Regardless of what the law is?...the law is what determines what a sheriff's power is....in any matter.
    I've seen two 18 year olds get their PL, after first being denied, without going to court...one was my daughter.
    In most cases, it seems to be a matter of misinformation and/or misunderstanding of the law...once the facts are presented, they may well issue without any further problem. It is, however, up to you to determine how far you're willing to go to make those facts available.
    A friend of our family, a probate judge, called on my daughters behalf... and, IIRC, it was a lawyer that called in the other instance....again, a friend of that family.
    I wish I knew some lawyers. Of the 20 or so I called, only 2 would even speak to me and I was only able to meet one... in two counties away.

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    A Small loophole that might work, you don't ride "in" a motorcycle, you drive "on" one.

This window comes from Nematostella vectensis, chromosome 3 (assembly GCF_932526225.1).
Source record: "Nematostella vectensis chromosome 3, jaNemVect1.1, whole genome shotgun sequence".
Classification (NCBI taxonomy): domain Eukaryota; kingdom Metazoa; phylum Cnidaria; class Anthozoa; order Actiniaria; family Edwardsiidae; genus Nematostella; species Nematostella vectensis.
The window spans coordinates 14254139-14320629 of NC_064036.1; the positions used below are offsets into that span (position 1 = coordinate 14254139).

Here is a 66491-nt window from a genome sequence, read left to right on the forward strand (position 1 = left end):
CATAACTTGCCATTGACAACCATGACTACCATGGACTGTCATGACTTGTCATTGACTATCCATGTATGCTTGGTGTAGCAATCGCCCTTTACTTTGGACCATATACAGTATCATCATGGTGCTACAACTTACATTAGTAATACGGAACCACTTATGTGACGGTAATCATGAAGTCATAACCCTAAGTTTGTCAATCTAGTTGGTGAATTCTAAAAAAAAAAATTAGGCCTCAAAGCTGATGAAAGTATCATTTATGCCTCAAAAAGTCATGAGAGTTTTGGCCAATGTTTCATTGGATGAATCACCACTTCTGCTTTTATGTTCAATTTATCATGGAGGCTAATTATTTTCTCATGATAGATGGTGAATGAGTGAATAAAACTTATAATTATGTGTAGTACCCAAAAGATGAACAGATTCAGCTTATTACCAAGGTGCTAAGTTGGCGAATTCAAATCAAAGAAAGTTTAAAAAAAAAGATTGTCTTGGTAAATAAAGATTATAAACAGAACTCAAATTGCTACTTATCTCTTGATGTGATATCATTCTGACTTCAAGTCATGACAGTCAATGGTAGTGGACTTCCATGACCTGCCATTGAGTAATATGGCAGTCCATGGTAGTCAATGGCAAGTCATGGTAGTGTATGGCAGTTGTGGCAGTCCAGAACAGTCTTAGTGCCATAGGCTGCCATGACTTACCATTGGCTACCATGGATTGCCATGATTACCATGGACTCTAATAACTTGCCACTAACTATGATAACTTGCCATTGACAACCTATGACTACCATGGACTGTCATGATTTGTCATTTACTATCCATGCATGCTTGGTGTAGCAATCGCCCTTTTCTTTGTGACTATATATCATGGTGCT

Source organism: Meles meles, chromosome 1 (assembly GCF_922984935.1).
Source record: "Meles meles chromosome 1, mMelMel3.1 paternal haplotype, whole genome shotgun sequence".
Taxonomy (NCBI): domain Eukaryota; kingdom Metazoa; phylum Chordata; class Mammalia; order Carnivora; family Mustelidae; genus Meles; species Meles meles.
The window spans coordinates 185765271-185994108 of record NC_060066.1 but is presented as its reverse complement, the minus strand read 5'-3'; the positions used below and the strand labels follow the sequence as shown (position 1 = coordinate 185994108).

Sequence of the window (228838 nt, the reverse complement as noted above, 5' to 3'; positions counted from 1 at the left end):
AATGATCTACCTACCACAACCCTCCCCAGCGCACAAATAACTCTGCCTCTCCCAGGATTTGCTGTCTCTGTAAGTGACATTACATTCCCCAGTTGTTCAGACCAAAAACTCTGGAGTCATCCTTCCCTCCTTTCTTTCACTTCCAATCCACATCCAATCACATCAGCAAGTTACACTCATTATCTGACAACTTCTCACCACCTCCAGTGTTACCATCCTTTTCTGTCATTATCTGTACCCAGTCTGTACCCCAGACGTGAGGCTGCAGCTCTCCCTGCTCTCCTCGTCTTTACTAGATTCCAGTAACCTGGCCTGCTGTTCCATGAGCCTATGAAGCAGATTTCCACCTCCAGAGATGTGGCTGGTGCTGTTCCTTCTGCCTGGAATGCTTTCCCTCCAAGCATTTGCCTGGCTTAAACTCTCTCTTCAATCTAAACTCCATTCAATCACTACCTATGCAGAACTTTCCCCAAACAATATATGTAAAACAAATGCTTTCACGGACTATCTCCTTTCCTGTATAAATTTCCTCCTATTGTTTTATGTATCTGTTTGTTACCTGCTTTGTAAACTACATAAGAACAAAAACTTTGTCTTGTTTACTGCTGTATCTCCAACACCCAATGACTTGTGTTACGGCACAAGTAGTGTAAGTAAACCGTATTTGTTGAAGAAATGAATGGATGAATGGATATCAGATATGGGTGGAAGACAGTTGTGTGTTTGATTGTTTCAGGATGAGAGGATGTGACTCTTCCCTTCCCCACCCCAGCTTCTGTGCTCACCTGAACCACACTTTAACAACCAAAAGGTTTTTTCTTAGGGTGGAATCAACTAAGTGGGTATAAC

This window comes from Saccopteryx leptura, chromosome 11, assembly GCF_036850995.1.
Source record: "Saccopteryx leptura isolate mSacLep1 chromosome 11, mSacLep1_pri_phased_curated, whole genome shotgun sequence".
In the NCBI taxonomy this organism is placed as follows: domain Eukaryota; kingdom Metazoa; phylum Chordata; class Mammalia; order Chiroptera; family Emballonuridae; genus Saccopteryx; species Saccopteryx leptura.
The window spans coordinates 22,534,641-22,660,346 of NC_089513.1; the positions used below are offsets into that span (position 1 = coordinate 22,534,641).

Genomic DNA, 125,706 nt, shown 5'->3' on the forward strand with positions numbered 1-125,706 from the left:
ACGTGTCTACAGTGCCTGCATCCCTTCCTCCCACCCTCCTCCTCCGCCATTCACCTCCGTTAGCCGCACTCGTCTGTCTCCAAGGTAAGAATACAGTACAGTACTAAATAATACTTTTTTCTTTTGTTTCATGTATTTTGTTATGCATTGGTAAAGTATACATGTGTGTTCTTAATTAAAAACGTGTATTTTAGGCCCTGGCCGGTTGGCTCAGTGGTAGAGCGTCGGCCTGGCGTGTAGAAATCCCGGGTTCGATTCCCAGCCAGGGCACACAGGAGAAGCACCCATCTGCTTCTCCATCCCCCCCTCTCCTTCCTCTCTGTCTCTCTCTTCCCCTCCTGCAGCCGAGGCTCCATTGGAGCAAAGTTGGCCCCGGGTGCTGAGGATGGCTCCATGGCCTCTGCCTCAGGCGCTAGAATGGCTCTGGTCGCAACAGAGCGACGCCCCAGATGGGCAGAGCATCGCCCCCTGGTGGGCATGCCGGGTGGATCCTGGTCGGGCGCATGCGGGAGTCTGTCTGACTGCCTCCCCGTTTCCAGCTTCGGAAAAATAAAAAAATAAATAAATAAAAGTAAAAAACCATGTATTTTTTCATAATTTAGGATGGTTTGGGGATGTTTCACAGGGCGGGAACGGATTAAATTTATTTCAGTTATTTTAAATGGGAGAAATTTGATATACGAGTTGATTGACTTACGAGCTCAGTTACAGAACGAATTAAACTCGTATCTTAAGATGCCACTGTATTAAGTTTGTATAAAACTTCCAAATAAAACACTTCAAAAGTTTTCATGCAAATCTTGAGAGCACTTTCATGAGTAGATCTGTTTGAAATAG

But, oh the pain if you lay it down on your gun side.....
    Robert

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    SlackwareRobert wrote:
    A Small loophole that might work, you don't ride "in" a motorcycle, you drive "on" one.
    But, oh the pain if you lay it down on your gun side.....
    Robert
    That dog won't hunt....a bicycle is even considered a vehicle here.....ie, anything that is not considered "on foot" is considered a vehicle

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    Yes, it is a vehicle, I fought University of Al on that, parking permit for motorcycle, the car a second vehicle was cheaper than a car by itself.
    But you would be hard pressed to find anyone, let alone 12 people that could
    find a way to be inside a motorcycle, or bike. A head on with a train probably
    wouldn't even get you in one. The law as posted here requires you to have it
    'IN' the vehicle. On your hip, while on a bike is clearly not IN it.
    Robert
    Alas it does require a grasp of language by the LEO, and this is a bad state for that.
    I remember explaining the seat belt secondary offence law to one, and had
    to go to court so the judge could explain it to him.

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    You very well could get away with the 'in' the vehicle. It's been done in other states with similar laws. Most likely the legislature wouldn't bother rewriting the code.